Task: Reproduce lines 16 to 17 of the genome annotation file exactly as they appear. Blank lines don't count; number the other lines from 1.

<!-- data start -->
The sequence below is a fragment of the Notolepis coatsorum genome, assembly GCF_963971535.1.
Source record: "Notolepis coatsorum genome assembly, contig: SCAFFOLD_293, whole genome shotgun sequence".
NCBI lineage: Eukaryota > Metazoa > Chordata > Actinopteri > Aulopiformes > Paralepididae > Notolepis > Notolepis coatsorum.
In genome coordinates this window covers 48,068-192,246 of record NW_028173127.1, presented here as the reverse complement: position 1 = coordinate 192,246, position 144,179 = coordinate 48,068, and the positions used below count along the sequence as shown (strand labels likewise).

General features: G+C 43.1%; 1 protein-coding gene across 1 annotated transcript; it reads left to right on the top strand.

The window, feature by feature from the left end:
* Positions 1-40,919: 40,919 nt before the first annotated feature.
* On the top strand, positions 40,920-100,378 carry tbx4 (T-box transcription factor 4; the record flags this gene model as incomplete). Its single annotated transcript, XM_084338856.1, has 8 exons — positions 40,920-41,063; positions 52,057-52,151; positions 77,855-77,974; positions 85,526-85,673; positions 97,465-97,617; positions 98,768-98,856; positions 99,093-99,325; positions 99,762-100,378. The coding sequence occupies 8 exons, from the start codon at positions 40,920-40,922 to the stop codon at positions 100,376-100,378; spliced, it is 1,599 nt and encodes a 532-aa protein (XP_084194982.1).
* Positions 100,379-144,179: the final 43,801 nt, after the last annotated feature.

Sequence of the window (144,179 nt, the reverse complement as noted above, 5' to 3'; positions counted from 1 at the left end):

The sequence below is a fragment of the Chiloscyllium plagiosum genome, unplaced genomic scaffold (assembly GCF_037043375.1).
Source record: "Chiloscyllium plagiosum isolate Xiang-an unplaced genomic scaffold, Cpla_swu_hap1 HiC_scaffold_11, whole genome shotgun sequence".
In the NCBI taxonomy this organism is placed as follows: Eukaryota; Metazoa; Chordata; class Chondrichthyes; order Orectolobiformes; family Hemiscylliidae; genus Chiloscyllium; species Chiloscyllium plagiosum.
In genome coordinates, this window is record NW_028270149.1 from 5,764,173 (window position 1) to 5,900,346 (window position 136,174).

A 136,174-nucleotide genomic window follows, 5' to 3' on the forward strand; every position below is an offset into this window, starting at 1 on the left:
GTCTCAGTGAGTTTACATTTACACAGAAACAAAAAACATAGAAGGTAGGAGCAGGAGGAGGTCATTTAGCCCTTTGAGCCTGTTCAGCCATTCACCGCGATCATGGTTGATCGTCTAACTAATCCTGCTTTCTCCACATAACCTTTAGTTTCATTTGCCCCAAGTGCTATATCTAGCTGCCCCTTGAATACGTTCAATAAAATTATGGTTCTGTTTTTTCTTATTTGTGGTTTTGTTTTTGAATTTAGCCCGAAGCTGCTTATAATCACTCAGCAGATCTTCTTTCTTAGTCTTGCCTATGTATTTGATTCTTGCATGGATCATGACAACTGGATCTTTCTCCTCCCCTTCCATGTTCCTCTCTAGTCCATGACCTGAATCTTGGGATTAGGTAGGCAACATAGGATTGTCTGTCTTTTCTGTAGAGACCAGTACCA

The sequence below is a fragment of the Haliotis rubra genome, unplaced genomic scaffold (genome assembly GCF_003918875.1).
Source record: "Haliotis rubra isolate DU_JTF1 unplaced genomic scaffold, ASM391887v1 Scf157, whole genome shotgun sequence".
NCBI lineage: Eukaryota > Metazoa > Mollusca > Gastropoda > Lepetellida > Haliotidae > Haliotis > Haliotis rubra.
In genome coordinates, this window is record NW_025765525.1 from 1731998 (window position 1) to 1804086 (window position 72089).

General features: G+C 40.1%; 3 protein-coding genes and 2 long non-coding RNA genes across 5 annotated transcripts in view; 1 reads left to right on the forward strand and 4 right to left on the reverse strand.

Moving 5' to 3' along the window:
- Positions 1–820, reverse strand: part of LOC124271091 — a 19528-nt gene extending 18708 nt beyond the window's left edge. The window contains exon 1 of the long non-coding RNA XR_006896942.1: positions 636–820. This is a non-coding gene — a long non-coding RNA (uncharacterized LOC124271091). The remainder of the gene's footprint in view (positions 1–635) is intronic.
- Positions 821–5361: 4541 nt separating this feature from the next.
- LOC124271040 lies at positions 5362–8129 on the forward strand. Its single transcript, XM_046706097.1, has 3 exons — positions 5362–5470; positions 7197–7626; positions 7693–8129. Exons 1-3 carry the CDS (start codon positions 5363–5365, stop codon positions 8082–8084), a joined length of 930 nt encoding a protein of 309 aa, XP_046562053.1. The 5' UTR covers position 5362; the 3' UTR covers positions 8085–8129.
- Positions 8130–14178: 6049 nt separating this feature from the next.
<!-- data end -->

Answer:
GTCTCAGTGAGTTTACATTTACACAGAAACAAAAAACATAGAAGGTAGGAGCAGGAGGAGGTCATTTAGCCCTTTGAGCCTGTTCAGCCATTCACCGCGATCATGGTTGATCGTCTAACTAATCCTGCTTTCTCCACATAACCTTTAGTTTCATTTGCCCCAAGTGCTATATCTAGCTGCCCCTTGAATACGTTCAATAAAATTATGGTTCTGTTTTTTCTTATTTGTGGTTTTGTTTTTGAATTTAGCCCGAAGCTGCTTATAATCACTCAGCAGATCTTCTTTCTTAGTCTTGCCTATGTATTTGATTCTTGCATGGATCATGACAACTGGATCTTTCTCCTCCCCTTCCATGTTCCTCTCTAGTCCATGACCTGAATCTTGGGATTAGGTAGGCAACATAGGATTGTCTGTCTTTTCTGTAGAGACCAGTACCA

The sequence below is a fragment of the Haliotis rubra genome, unplaced genomic scaffold (genome assembly GCF_003918875.1).